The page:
In their 2017-2018 financial report, Burberry admitted to burning through $44 million worth of surplus fashion and cosmetics to ward off counterfeits. To say the least it's shocking for such a well-known, sophisticated global company to be managing the supply chain by burning stock.
Understandably, the public is not pleased. Incinerating high-end goods most people would kill to own was bound to look like an obscene bonfire of vanity.
According to reports it has even riled shareholders, with at least one upset they weren’t given the opportunity to buy up the stock first. Yet Burberry insist on burning their stock to prevent damage to their luxury image. But what kind of luxury should we be encouraging as a generation: excess or generosity?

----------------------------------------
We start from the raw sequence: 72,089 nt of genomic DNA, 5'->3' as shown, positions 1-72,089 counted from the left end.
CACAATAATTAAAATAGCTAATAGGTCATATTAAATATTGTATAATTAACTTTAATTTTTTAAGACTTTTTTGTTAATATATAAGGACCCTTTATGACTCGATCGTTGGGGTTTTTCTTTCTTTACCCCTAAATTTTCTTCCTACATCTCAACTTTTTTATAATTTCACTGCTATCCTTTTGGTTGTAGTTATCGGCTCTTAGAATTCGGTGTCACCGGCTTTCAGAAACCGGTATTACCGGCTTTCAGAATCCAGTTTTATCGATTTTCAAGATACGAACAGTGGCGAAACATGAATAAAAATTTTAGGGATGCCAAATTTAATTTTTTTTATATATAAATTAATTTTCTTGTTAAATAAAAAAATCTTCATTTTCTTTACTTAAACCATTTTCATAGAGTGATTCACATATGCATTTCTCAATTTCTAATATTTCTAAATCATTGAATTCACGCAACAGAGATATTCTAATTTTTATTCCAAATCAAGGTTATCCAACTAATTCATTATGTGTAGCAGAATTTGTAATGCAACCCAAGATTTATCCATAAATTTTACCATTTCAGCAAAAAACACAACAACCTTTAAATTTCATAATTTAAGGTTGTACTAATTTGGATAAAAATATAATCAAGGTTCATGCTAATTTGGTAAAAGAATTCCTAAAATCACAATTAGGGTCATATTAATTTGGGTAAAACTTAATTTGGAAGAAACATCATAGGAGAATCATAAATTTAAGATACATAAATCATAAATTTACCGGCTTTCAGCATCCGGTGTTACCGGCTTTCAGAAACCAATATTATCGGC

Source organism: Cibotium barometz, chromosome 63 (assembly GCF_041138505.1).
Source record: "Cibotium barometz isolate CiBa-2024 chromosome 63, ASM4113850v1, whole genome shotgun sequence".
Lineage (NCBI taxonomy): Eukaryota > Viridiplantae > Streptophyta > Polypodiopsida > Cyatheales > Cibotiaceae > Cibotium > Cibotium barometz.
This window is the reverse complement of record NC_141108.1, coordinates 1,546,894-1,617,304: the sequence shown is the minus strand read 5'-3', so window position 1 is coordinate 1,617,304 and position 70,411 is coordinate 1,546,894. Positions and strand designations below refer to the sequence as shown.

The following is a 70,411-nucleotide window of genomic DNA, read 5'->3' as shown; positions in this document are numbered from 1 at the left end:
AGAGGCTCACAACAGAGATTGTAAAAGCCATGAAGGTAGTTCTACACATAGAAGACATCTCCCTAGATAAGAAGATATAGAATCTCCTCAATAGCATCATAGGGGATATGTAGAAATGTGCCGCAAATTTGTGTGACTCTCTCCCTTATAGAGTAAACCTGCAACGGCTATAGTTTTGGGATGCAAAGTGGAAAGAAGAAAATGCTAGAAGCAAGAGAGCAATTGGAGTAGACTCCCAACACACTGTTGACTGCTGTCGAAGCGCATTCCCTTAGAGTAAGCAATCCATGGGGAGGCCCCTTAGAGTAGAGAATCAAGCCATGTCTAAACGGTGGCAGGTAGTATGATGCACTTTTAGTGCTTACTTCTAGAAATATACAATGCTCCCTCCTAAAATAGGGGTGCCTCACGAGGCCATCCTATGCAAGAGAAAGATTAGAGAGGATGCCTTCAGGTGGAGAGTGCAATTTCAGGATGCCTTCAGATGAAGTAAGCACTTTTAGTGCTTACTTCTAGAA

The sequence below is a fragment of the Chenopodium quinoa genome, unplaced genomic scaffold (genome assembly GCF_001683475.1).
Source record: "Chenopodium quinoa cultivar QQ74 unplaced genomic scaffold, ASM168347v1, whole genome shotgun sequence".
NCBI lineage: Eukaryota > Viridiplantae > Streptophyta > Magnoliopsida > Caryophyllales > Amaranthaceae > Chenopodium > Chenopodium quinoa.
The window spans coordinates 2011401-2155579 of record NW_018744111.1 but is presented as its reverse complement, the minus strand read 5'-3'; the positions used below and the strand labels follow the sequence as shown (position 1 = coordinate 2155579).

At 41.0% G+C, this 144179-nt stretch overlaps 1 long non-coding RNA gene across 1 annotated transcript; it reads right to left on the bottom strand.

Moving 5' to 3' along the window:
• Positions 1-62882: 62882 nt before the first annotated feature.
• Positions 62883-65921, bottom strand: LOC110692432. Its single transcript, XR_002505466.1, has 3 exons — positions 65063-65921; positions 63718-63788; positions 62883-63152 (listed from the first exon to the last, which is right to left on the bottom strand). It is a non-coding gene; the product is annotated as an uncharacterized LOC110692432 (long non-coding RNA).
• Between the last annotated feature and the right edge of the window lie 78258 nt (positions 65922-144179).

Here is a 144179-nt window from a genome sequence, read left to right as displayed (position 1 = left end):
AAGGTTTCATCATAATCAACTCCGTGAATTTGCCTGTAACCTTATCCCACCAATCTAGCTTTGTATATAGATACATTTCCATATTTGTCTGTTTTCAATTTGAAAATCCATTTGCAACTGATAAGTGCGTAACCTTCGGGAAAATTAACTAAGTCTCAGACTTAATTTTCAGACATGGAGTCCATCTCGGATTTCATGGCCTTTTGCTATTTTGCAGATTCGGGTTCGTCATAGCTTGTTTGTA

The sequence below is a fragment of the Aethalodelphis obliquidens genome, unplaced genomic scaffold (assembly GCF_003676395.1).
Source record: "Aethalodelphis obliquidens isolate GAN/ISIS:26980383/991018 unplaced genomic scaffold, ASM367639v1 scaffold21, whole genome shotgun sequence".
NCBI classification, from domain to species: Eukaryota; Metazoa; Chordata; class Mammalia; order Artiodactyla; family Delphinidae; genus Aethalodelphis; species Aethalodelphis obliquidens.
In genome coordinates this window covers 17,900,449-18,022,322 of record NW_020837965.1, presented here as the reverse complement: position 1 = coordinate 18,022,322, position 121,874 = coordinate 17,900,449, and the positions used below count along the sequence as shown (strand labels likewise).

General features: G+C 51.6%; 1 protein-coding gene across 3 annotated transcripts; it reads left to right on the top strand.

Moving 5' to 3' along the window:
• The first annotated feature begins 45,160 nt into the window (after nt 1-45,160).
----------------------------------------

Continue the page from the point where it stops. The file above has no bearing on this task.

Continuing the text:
According to Stella McCartney, only 1% of clothing is recycled, yet Burberry continues to burn and defend its position despite their position as a core brand committed to Making Fashion Circular. This industry initiative, driven by the Ellen MacArthur Foundation, strives to make designs and materials reusable to benefit business, society and the environment.
Burberry’s burning habits are clearly not in line with such an ideal.
At the end of the day, it comes down to responsibility. Burberry are living in the consumerist past driven by wealth and a see-now, buy-now attitude. It’s time they stepped up and redefined what it means to be a luxury brand who care more about the environment and people, than their own pockets.